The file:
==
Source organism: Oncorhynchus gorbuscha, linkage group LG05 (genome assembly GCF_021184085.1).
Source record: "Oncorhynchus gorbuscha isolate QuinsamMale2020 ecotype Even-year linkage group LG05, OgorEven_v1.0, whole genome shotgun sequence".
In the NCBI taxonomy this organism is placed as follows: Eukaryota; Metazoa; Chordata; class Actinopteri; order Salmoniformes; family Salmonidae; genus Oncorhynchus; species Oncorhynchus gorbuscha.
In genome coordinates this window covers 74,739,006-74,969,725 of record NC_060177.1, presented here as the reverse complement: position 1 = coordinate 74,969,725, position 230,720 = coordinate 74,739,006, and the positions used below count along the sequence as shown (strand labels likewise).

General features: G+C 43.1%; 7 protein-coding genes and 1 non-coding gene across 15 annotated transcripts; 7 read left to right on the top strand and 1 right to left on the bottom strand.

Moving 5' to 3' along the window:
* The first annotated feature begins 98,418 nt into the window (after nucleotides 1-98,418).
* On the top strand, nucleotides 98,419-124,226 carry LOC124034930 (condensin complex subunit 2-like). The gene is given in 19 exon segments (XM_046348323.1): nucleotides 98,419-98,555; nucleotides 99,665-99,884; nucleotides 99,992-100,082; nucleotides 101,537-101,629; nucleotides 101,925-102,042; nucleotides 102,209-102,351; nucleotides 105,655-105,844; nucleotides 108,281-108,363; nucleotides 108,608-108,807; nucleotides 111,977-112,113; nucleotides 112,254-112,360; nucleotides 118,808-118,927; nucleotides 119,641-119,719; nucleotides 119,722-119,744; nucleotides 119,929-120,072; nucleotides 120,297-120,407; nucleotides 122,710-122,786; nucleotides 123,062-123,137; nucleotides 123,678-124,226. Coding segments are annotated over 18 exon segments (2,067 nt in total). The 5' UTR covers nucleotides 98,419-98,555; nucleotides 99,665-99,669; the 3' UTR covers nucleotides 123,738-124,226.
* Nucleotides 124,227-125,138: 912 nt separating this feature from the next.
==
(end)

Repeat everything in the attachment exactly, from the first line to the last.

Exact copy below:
Source organism: Oncorhynchus gorbuscha, linkage group LG05 (genome assembly GCF_021184085.1).
Source record: "Oncorhynchus gorbuscha isolate QuinsamMale2020 ecotype Even-year linkage group LG05, OgorEven_v1.0, whole genome shotgun sequence".
In the NCBI taxonomy this organism is placed as follows: Eukaryota; Metazoa; Chordata; class Actinopteri; order Salmoniformes; family Salmonidae; genus Oncorhynchus; species Oncorhynchus gorbuscha.
In genome coordinates this window covers 74,739,006-74,969,725 of record NC_060177.1, presented here as the reverse complement: position 1 = coordinate 74,969,725, position 230,720 = coordinate 74,739,006, and the positions used below count along the sequence as shown (strand labels likewise).

General features: G+C 43.1%; 7 protein-coding genes and 1 non-coding gene across 15 annotated transcripts; 7 read left to right on the top strand and 1 right to left on the bottom strand.

Moving 5' to 3' along the window:
* The first annotated feature begins 98,418 nt into the window (after nucleotides 1-98,418).
* On the top strand, nucleotides 98,419-124,226 carry LOC124034930 (condensin complex subunit 2-like). The gene is given in 19 exon segments (XM_046348323.1): nucleotides 98,419-98,555; nucleotides 99,665-99,884; nucleotides 99,992-100,082; nucleotides 101,537-101,629; nucleotides 101,925-102,042; nucleotides 102,209-102,351; nucleotides 105,655-105,844; nucleotides 108,281-108,363; nucleotides 108,608-108,807; nucleotides 111,977-112,113; nucleotides 112,254-112,360; nucleotides 118,808-118,927; nucleotides 119,641-119,719; nucleotides 119,722-119,744; nucleotides 119,929-120,072; nucleotides 120,297-120,407; nucleotides 122,710-122,786; nucleotides 123,062-123,137; nucleotides 123,678-124,226. Coding segments are annotated over 18 exon segments (2,067 nt in total). The 5' UTR covers nucleotides 98,419-98,555; nucleotides 99,665-99,669; the 3' UTR covers nucleotides 123,738-124,226.
* Nucleotides 124,227-125,138: 912 nt separating this feature from the next.